WS 532 Feminist Methodologies. Three hours.
This course explores feminist research methodologies that emerge from epistemological critiques of the traditional and non-traditional methods that inform how knowledge is produced in studies of gender, race, class, and sexuality. This course will examine a number of qualitative research methods used across a range of disciplines and prepare students for a reflexive and dynamic encounter with the design of their own research topics.

WS 535 Black Feminism.  Three Hours.

This seminar exposes students to the key figures, texts, and concepts that constitute Black feminist thought.

WS 540/WS 541 Seminar in Gender and Race Studies. Three hours.
Topics vary each semester. Graduate students are required to conduct extensive independent research. The course focuses on a topic of specialization particular to the individual faculty instructor.

WS 560 Critical Readings of Slavery and Emancipation. Three hours.
This course will introduce students to the major themes, issues, and questions related to slavery and emancipation in the United States through readings, discussion, and written assignments. Reading selections will emphasize gender, resistance, identity, politics, labor, cultural expression, and memory. Issues and questions include: lives and experiences on enslaved people; what did it mean to be an enslaved person? How did enslaved people understand their own condition? What brought an end to the widespread use of slavery in the Atlantic world in the nineteenth century? What was the fate of newly freed people during Reconstruction?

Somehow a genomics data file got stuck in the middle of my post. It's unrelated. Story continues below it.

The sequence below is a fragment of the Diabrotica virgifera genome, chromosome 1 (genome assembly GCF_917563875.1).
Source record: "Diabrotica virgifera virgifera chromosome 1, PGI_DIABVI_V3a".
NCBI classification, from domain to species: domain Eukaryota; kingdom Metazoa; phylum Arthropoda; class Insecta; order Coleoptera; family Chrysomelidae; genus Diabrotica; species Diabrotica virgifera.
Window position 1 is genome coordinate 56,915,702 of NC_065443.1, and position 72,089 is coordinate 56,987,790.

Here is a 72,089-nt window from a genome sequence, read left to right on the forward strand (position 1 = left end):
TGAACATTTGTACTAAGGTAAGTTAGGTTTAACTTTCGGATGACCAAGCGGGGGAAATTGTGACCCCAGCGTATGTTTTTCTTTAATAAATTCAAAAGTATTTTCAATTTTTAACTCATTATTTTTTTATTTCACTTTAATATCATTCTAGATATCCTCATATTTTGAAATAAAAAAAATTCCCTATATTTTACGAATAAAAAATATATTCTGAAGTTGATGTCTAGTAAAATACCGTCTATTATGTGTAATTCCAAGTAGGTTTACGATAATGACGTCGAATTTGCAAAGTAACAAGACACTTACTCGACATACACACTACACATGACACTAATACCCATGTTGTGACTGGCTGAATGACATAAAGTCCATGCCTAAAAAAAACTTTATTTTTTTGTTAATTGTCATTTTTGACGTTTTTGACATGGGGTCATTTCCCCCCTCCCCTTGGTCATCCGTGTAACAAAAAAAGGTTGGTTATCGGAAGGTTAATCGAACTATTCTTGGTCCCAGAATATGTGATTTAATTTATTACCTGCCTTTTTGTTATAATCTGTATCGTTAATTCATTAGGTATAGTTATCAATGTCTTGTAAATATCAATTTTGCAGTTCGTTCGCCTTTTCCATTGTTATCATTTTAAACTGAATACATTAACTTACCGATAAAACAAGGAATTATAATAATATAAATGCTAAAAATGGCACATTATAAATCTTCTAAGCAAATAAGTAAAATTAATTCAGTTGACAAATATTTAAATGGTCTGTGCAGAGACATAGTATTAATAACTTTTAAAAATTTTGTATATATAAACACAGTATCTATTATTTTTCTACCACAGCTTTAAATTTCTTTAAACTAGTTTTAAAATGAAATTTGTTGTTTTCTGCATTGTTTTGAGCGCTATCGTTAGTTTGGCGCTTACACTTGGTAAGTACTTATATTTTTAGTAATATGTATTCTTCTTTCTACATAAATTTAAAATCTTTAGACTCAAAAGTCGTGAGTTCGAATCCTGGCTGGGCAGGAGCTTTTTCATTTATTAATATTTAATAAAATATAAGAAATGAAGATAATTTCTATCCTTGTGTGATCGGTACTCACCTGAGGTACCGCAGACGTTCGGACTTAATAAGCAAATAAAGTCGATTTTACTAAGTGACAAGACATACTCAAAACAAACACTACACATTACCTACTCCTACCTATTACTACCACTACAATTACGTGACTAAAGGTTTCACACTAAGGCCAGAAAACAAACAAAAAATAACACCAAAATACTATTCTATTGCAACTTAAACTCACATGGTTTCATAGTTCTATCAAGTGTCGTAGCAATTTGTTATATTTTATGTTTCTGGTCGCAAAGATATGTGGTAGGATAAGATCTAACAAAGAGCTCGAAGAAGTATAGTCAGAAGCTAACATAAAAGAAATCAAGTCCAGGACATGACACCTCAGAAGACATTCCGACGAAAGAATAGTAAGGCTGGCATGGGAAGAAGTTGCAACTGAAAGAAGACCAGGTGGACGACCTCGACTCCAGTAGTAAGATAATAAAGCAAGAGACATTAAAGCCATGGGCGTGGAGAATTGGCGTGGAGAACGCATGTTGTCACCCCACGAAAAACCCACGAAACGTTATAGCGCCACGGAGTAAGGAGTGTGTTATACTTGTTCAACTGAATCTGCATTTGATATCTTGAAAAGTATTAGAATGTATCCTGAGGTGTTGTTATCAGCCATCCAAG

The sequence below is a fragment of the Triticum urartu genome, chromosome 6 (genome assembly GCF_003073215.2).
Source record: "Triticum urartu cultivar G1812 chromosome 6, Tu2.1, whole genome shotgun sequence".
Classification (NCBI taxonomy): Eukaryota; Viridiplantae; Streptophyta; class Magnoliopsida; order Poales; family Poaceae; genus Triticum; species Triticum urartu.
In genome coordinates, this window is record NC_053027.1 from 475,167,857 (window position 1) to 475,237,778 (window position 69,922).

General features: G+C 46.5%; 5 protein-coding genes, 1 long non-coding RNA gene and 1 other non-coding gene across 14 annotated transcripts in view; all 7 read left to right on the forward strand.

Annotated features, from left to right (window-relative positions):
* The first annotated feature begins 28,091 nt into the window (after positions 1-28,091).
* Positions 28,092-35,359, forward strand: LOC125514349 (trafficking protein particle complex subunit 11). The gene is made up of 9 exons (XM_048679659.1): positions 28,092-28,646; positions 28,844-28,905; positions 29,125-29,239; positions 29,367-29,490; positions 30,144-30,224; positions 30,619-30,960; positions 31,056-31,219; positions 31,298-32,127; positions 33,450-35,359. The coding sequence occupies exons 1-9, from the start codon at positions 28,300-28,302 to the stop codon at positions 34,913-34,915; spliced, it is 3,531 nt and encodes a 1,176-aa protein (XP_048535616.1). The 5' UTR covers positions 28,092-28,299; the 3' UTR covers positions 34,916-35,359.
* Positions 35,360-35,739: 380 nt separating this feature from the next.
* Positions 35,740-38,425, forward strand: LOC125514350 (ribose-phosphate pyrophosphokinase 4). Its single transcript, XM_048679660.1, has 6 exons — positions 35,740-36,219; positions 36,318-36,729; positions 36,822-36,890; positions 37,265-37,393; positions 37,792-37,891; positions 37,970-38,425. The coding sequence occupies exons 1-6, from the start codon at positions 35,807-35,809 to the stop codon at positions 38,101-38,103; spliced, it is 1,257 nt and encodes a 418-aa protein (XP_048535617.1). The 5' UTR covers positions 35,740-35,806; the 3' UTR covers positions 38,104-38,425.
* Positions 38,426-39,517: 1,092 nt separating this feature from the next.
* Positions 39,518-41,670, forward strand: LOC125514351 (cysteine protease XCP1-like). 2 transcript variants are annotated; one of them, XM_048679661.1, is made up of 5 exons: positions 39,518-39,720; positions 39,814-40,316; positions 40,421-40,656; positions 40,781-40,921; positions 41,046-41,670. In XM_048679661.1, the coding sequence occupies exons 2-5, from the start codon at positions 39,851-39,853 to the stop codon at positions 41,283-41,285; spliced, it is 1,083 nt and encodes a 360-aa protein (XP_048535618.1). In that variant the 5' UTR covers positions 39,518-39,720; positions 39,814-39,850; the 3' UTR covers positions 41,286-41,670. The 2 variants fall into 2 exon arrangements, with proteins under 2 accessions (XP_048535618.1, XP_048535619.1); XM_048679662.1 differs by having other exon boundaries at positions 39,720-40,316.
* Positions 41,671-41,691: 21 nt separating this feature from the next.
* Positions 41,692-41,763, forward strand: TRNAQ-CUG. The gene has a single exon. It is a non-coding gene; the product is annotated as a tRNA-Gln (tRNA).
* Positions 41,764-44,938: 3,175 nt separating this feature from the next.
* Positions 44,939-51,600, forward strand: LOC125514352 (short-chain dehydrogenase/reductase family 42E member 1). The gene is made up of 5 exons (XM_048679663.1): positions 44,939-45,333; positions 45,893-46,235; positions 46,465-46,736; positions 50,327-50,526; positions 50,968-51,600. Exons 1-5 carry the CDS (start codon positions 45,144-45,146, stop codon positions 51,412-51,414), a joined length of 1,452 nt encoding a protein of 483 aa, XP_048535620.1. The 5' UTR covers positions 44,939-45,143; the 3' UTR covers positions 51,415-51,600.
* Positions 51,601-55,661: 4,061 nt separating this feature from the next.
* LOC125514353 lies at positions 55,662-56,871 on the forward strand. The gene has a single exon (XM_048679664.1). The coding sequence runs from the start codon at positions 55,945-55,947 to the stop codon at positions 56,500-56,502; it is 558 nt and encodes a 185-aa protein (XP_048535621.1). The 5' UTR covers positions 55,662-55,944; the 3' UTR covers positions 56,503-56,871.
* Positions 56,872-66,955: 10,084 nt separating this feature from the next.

WS 570 Transnational Feminisms. Three hours.
Prerequisite: WS 530, WS 532, WS 535 or equivalent.
This dynamic field of study works to decolonize the contested terrain of knowledge production upon which the lives, histories, and subjectivities of women are constituted and reconstituted within global relations of power and privilege. Examines current transnational feminist debates that think beyond national borders to analyze postcolonial legacies and the impact of global capitalism and neoliberal political economies on gendered lives.

WS 590 Women and Law. Three hours.
This seminar's major focus is the impact of the law on the status and lives of women.

WS 592 Memory, Identity and Politics: Gender, Race, and Class.  Three hours.
This interdisciplinary course explores the ways in which memory and the past construct political identities and the interplay of race, class, gender, and ethnicity in its social construction through readings, discussion, and student research. Reading selections include core theoretical texts on memory studies and specific case studies from the United States and the Atlantic World. Issues and questions are: how memories are constructed, translated into identities and political action; bases of shared memories and contested memories; political memorialization and the effects of collective amnesia; and how “communities of memory” are developed, sustained, and dissolved.

WS 599 Thesis Research. Three to six hours.
The focus of this research may involve traditional or community-related research on the student's approved thesis topic in Gender and Race Studies.

WS 635 Seminar in Feminist Literary Criticism. Three hours.
Intensive study of the writings of one particular critic or theorist, or an exploration of feminist criticism and theory involving works by several key figures. This course is the equivalent of EN 635 Seminar in Literary Criticism, when its subject is feminist literary criticism and theory.